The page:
Some Face a Lifetime of Student Debt

Inability to repay student loans may affect the financial security of a small percentage of retirees, according to a report by the Government Accountability Office (GAO). 

The GAO points out that student loan debt held by older Americans can be especially daunting because unlike other types of debt, it generally cannot be discharged in bankruptcy. Recent studies have indicated that many Americans may be approaching their retirement years with increasing levels of various kinds of debt, which can reduce net worth and income, and hence diminish overall retirement financial security, the GAO says. (See “Linking Student Debt and Retirement.”)

Comparatively few households headed by older Americans carry student debt compared to other types of debt, such as debt from mortgages and credit cards. The GAO’s analysis of the data from the Federal Reserve Board’s Survey of Consumer Finances shows that about 3% of households headed by those aged 65 or older—about 706,000 households—carry student loan debt. This compares with about 24% of households headed by those aged 64 or younger—22 million households.

Compared with student loan debt, those 65 and older are much more likely to carry other types of debt. For example, about 29% carry home mortgage debt and 27% carry credit card debt. Still, student debt among older American households has grown in recent years. The percentage of households headed by those aged 65 to 74 having student debt grew from about 1% in 2004 to about 4% in 2010. While those 65 and older still account for a small fraction of the total amount of outstanding federal student debt, the outstanding federal student debt for this age group has grown recently, from about $2.8 billion in 2005, to about $18.2 billion in 2013.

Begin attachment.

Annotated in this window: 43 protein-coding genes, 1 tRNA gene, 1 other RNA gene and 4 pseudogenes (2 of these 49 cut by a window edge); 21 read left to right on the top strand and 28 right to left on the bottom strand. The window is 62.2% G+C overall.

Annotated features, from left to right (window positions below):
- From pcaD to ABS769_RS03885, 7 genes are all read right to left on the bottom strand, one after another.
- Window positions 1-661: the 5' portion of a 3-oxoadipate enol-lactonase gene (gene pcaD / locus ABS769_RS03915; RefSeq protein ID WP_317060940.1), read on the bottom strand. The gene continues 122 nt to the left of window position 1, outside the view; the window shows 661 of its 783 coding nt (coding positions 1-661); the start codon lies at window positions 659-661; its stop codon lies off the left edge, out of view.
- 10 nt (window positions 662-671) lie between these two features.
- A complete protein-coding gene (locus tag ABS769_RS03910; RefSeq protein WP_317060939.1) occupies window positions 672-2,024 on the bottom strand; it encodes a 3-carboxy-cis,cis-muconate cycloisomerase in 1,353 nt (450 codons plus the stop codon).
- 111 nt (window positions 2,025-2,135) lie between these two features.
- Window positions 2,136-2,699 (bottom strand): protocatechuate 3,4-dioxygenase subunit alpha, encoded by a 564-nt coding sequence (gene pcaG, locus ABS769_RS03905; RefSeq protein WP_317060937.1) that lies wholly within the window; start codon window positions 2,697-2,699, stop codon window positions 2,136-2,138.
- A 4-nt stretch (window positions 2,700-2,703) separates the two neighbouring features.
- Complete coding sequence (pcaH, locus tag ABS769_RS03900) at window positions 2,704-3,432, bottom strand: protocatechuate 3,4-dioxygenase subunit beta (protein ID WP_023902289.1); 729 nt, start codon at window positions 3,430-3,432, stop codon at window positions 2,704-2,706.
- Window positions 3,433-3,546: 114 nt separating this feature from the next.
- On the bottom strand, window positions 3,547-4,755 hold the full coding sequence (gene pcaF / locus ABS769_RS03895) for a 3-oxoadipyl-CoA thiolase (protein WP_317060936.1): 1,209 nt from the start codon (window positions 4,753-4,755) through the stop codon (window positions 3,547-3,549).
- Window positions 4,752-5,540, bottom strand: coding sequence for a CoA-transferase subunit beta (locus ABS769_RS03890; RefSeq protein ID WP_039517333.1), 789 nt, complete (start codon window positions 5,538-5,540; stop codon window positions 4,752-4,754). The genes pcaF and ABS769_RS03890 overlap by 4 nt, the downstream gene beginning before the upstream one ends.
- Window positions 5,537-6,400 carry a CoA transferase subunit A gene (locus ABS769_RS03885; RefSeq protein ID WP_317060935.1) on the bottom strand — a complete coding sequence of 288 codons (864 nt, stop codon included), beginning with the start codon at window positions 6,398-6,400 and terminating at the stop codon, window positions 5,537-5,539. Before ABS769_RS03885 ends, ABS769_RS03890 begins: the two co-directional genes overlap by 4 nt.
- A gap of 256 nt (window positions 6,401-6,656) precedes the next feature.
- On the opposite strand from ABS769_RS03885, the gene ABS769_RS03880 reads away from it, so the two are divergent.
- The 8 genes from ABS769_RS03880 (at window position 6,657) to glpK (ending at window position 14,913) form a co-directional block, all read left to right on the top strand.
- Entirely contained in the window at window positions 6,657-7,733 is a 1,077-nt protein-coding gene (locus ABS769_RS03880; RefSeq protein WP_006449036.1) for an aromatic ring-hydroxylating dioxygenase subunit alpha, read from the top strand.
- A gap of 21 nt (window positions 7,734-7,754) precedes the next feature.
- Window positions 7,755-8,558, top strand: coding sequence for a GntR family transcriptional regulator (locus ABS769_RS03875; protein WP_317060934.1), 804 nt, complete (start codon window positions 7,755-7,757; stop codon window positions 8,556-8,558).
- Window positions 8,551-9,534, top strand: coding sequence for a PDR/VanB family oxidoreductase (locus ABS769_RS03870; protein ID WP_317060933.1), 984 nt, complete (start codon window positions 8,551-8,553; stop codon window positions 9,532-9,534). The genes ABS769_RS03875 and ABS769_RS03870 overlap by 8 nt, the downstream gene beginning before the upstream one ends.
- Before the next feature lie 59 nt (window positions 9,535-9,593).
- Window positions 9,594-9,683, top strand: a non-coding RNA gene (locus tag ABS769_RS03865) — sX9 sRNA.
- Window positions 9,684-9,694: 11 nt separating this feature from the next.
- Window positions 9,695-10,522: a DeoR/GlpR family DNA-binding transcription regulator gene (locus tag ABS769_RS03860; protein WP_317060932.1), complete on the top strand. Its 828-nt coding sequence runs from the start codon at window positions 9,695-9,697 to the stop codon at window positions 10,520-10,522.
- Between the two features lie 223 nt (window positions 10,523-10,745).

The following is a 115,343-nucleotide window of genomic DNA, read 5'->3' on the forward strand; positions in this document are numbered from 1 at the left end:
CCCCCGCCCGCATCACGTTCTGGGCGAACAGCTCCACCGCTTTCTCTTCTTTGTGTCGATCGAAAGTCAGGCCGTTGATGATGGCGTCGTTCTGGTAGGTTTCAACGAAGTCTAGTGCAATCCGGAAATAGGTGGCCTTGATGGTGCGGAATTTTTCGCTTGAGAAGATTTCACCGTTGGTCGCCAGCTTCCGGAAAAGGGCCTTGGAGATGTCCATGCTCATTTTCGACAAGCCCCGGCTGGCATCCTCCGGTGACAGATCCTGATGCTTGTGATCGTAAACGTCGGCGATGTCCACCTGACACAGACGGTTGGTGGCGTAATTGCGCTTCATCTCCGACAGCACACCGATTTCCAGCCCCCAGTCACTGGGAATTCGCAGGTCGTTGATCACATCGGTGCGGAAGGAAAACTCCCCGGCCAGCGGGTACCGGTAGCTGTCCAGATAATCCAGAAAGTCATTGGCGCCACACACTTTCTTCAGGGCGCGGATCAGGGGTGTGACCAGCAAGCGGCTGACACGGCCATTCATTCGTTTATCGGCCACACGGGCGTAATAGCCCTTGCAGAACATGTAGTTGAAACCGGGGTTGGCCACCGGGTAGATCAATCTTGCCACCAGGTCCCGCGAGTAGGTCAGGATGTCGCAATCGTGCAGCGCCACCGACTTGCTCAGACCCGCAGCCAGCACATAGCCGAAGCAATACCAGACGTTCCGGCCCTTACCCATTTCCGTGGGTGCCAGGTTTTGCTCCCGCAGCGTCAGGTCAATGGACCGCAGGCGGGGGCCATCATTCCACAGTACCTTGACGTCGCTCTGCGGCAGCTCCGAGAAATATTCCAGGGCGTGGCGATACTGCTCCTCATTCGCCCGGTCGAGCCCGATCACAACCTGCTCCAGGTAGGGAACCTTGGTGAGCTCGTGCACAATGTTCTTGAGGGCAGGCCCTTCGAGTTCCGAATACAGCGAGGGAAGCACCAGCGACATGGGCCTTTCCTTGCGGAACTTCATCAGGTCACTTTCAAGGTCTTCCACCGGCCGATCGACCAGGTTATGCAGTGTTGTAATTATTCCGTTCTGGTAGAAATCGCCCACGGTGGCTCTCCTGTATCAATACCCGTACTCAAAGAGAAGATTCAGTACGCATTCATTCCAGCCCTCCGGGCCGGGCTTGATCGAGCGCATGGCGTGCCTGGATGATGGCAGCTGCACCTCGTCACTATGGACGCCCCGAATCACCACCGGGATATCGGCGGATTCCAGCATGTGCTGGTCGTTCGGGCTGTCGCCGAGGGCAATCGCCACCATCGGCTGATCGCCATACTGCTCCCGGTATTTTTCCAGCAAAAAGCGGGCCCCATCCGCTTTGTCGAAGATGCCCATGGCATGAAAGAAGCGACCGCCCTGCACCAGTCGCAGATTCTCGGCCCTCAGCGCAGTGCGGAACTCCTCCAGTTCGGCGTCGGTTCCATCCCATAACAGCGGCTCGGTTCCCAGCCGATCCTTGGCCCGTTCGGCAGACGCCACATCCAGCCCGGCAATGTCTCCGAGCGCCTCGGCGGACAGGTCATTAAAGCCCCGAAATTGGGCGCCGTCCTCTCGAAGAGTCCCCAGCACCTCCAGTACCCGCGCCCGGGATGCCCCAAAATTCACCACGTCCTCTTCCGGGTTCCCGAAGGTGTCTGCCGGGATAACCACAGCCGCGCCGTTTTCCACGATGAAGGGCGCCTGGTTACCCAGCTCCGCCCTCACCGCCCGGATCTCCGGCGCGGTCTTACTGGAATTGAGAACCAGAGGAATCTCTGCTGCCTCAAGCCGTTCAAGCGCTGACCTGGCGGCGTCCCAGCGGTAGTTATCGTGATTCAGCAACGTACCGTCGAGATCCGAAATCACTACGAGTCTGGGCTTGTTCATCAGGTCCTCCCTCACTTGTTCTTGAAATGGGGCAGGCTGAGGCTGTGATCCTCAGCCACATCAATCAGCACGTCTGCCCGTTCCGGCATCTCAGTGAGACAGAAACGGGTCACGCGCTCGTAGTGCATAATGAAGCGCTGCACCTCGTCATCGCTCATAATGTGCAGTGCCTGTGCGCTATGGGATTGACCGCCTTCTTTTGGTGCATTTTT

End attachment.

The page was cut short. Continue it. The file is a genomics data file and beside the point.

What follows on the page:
The report examines the extent to which older Americans have outstanding student loans and how this debt compares to other types of debt, as well as the extent to which older Americans have defaulted on federal student loans and the possible consequences of default.

To address these issues, GAO obtained and analyzed relevant data from the Federal Reserve Board’s Survey of Consumer Finances, as well as data from the Department of the Treasury, the Social Security Administration and the Department of Education. GAO also reviewed key agency documents and interviewed knowledgeable staff.

The GAO’s report can be downloaded here